Private health sector may distort competition, OFT says

health service
Image caption The OFT will make a final ruling on referring the sector to the Competition Commission next year

The Office of Fair Trading has said it is minded to refer the UK's £5bn private healthcare sector to the Competition Commission.

In a provisional report, the OFT said it had found issues that could "prevent, restrict or distort competition" in the market.

Private patients do not have "access to easily comparable information on quality and costs", the OFT said.

The OFT will make a final ruling next year after further consultation.

In a statement, the OFT said it found three key issues that needed further investigation:

  • There is a lack of easily comparable information available to patients, GPs or health insurance providers on the quality and costs of private healthcare services;
  • There are only a limited number of significant private healthcare providers and of larger health insurance providers at a national level;
  • A number of features of the private healthcare market combine to create significant barriers to new competitors entering and being able to offer private patients greater choice.

John Fingleton, OFT chief executive, said: "Our provisional findings suggest that private patients in the UK don't have access to easily comparable information on quality and costs and that competition is also restricted by barriers to new private healthcare providers entering and being able to offer private patients greater choice.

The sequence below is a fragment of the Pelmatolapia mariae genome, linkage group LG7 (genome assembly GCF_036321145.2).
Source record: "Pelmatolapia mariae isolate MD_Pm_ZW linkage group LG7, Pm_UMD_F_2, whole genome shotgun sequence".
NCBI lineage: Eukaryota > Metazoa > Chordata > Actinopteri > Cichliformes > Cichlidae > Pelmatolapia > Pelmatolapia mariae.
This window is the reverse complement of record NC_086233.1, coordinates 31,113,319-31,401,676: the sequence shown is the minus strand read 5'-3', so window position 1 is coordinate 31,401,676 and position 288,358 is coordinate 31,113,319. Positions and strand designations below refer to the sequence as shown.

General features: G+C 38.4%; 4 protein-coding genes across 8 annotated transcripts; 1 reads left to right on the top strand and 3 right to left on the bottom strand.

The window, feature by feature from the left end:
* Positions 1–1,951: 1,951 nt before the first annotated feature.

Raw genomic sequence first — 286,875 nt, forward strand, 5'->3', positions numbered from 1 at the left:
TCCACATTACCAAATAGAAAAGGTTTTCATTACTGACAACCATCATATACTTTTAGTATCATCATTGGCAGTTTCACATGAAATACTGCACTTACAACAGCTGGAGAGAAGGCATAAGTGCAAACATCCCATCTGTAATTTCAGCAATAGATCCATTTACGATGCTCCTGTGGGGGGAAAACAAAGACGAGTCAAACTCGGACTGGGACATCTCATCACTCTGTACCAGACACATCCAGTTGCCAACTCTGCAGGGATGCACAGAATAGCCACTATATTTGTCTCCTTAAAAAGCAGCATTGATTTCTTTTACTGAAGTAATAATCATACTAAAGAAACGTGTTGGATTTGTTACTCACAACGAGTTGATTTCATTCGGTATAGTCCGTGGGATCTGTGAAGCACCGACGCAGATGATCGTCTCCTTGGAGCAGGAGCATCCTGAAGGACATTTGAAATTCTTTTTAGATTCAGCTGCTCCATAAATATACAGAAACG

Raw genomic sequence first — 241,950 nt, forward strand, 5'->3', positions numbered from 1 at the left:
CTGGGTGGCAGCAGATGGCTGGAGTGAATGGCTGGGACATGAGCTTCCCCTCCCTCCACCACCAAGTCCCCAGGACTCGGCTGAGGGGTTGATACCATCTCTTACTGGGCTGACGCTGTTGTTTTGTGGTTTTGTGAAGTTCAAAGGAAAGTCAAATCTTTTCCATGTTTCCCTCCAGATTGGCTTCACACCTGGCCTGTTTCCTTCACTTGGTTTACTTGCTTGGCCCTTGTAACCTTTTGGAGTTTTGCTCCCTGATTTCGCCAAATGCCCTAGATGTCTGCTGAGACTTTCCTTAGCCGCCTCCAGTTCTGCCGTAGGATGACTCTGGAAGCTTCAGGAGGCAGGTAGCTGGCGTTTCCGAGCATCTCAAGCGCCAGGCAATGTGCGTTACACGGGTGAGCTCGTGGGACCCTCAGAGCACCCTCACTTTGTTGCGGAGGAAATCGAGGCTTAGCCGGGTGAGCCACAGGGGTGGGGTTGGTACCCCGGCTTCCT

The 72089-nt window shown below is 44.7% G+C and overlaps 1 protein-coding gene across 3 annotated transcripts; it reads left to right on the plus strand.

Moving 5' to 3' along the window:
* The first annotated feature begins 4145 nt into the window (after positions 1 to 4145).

"It is important that patient demand and choice are able to drive competition and innovation in this market with a view to better value for all patients," he said.


Suppliers have broadly welcomed the review. They and other interested parties have until 30 January to respond to the OFT.

"We need much more upfront pricing transparency on what patients are required to pay when they sign up to a private medical insurance policy," said Dr Andy Jones, of Nuffield Health.

"This [report] calls into question some of the agreements between insurers and providers. It calls into question some of the cosy deals."

Meanwhile Dr Natalie-Jane Macdonald, managing director of Bupa Health and Wellbeing, said: "The OFT has recognised that private patients are not always aware of the full costs of their treatment and may need to pay additional unexpected charges over and above their health insurance premiums.

"This shortfall happens when a consultant charges more than health insurers' monetary limits and is, understandably, of great concern to our customers."

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